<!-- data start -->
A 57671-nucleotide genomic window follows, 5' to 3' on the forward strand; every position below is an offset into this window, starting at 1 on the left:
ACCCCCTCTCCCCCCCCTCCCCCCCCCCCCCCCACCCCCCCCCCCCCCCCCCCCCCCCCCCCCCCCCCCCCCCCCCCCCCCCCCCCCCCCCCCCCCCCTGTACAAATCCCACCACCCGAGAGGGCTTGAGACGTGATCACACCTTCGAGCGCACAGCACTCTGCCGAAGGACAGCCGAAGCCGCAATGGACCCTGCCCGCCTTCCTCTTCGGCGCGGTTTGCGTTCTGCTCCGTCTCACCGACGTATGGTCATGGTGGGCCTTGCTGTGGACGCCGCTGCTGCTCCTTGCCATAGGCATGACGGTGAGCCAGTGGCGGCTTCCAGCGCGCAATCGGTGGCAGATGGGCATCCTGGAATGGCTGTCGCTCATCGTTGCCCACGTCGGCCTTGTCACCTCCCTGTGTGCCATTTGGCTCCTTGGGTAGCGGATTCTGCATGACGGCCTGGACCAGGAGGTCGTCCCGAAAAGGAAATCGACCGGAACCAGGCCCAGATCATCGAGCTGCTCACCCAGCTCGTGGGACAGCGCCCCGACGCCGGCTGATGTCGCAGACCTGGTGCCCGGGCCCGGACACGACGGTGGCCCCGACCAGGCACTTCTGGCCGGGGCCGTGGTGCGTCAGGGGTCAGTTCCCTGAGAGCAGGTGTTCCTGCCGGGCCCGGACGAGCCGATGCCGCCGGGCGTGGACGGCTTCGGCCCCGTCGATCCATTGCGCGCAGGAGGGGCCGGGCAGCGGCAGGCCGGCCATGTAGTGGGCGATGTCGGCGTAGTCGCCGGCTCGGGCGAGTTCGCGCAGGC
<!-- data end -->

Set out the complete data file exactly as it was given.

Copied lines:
A 57671-nucleotide genomic window follows, 5' to 3' on the forward strand; every position below is an offset into this window, starting at 1 on the left:
ACCCCCTCTCCCCCCCCTCCCCCCCCCCCCCCCACCCCCCCCCCCCCCCCCCCCCCCCCCCCCCCCCCCCCCCCCCCCCCCCCCCCCCCCCCCCCCCCTGTACAAATCCCACCACCCGAGAGGGCTTGAGACGTGATCACACCTTCGAGCGCACAGCACTCTGCCGAAGGACAGCCGAAGCCGCAATGGACCCTGCCCGCCTTCCTCTTCGGCGCGGTTTGCGTTCTGCTCCGTCTCACCGACGTATGGTCATGGTGGGCCTTGCTGTGGACGCCGCTGCTGCTCCTTGCCATAGGCATGACGGTGAGCCAGTGGCGGCTTCCAGCGCGCAATCGGTGGCAGATGGGCATCCTGGAATGGCTGTCGCTCATCGTTGCCCACGTCGGCCTTGTCACCTCCCTGTGTGCCATTTGGCTCCTTGGGTAGCGGATTCTGCATGACGGCCTGGACCAGGAGGTCGTCCCGAAAAGGAAATCGACCGGAACCAGGCCCAGATCATCGAGCTGCTCACCCAGCTCGTGGGACAGCGCCCCGACGCCGGCTGATGTCGCAGACCTGGTGCCCGGGCCCGGACACGACGGTGGCCCCGACCAGGCACTTCTGGCCGGGGCCGTGGTGCGTCAGGGGTCAGTTCCCTGAGAGCAGGTGTTCCTGCCGGGCCCGGACGAGCCGATGCCGCCGGGCGTGGACGGCTTCGGCCCCGTCGATCCATTGCGCGCAGGAGGGGCCGGGCAGCGGCAGGCCGGCCATGTAGTGGGCGATGTCGGCGTAGTCGCCGGCTCGGGCGAGTTCGCGCAGGC